The Padres are a team to watch in 2019. Their farm system is highly regarded and is ranked by most pundits as the best in all of baseball. Top 3 prospect (in the MLB) Fernando Tatis Jr. will unquestionably break camp with the team. With Manny Machado at the helm, the future looks real bright for the Padres. One player who could greatly impact the lethality of the offense is OF Franmil Reyes.
2018 was a breakout season for Reyes, who tore the cover off the baseball in AAA (PA: 250; HR: 16; BB: 14.8%; K: 23.6%; AVG: .324; OBP: .428), and got rewarded with a major league call-up (in May). The results early on left a lot to be desired, but Reyes delivered big time in the 2nd half (Post- All-Star Break)…
|Stats (per FanGraphs)||Pre- All-Star Break||Post- All-Star Break|
|O-Swing (swinging at pitches outside strike-zone)||34.2%||30.1%|
|Z-Swing (swinging at pitches inside strike-zone)||64.5%||71.8%|
In looking at Franmil Reyes’ profile before and after the all-star break, it is clear that his plate disciplined improved dramatically in the 2nd half. His walk rate practically doubled from 5.7% to 10% and he struck out far less frequently (K-rate halved from a staggering 39.0% to just under 22%); Reyes was more notably more selective at the plate, laying off of more pitches outside of the zone and taking his chances on pitches (inside the strike-zone) he could really do damage with. I anticipate that Reyes’ strikeout rate will land in the ballpark of 24 – 28% in 2019, as his plate discipline numbers are still mildly concerning.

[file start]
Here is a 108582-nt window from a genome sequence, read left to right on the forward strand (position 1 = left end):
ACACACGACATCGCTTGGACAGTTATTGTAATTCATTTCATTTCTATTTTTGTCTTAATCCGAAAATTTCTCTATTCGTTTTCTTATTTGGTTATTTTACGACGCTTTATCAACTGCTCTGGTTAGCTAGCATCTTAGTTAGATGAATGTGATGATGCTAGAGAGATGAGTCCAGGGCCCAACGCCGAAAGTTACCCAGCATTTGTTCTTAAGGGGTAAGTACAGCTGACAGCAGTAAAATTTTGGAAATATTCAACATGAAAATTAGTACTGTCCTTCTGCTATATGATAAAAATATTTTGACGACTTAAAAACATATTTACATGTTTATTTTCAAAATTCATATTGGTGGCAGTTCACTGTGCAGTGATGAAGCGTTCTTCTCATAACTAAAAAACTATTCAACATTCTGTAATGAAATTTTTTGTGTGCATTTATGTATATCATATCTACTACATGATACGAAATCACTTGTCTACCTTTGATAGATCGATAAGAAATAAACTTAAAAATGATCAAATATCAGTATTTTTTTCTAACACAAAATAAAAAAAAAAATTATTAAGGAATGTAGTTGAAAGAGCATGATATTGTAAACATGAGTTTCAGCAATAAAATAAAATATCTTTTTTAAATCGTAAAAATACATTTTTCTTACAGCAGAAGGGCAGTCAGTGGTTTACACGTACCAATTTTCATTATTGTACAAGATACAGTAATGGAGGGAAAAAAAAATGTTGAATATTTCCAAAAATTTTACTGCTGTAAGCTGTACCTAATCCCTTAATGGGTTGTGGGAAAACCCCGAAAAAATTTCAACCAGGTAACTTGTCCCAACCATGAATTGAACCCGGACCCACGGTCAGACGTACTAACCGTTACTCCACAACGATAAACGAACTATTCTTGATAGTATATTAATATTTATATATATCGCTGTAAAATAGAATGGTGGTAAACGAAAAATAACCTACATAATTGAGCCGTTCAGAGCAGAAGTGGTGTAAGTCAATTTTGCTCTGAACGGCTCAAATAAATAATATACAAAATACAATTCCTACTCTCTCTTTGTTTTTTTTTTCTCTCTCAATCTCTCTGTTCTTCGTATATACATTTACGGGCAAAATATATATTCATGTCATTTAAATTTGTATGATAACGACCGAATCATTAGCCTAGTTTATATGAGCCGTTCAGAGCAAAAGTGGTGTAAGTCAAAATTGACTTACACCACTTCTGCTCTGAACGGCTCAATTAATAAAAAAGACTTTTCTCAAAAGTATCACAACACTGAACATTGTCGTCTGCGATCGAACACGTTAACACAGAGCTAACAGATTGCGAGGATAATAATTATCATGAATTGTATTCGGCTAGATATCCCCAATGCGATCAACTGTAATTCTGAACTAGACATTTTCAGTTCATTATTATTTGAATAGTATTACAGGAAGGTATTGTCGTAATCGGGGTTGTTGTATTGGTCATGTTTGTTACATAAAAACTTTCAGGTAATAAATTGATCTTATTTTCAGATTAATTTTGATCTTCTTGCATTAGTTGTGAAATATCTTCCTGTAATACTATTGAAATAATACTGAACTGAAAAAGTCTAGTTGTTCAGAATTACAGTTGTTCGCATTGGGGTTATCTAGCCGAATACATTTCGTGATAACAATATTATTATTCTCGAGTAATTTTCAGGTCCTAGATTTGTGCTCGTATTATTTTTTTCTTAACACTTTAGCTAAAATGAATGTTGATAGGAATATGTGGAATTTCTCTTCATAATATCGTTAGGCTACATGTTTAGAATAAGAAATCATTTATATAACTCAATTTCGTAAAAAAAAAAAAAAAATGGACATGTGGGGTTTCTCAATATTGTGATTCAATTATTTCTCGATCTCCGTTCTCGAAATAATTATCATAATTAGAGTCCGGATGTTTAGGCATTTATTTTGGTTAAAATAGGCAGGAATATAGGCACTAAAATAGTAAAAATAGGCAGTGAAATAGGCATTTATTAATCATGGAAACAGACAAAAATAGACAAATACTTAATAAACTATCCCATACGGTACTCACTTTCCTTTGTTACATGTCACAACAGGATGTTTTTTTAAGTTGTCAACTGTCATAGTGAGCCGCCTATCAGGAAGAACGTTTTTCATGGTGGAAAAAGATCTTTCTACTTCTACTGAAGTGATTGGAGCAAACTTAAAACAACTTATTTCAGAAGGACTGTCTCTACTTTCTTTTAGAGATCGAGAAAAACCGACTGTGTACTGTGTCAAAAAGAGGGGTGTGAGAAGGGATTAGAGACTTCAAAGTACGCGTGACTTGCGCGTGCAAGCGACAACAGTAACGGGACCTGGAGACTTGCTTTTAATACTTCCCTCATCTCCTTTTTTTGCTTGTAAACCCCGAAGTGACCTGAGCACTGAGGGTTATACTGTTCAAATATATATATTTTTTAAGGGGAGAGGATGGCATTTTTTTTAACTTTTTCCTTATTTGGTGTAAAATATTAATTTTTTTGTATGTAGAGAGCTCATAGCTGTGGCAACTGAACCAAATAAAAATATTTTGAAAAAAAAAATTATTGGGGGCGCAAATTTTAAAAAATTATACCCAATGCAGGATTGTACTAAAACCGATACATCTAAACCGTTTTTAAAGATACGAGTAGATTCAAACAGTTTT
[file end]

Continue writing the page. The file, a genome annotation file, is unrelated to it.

Reyes’ biggest area of strength is his enormous power. He hit 16 big flies in just over 1/2 a season’s worth of games (87). For every 10 fly balls Reyes hit, ~3 of them left the park. His 29.6% HR/FB rate ranked 3rd highest in all of baseball — behind only Shohei Ohtani (2nd place: 29.7%) and Christian Yelich (1st place: 35%) — in 2018 and 5th highest of all time among rookies with at least 250 PA (4th place: Shohei Ohtani: 29.7%; 3rd place: Chris Duncan: 30.3%; 2nd place: Ryan Howard: 32.9%; 1st place: Aaron Judge: 33.3%). Reyes will undoubtedly perform exceptionally well in this regard next season, but his 29.6% HR/FB is seemingly unsustainable. Up until 2018 (AAA HR/FB: 32%; MLB HR/FB: 29.6%), Reyes had never recorded a HR/FB above 19.4%.
If Reyes could hit the ball in the air more often (which would subsequently result in more XBHs and HRs), the likelihood of him getting to even more game power is significantly higher. In the 2nd half, Reyes hit the ball into the ground half the time (50.4%). A player with as much power as Reyes should try to alter his swing in a way that would enable him to get to his power as much as humanly possible. Reyes’ 6.7 degrees launch angle ranks as the 51st lowest in all of baseball. Generally speaking, a higher launch angle translates to more fly balls. This is something Reyes and the Padres should experiment with.
Regardless of whether or not Reyes makes any adjustments to his swing, he remains a power threat who is very much capable of hitting 20 – 30 HRs (in 2019) and batting behind newly acquired superstar 3B Manny Machado.
Thanks for reading.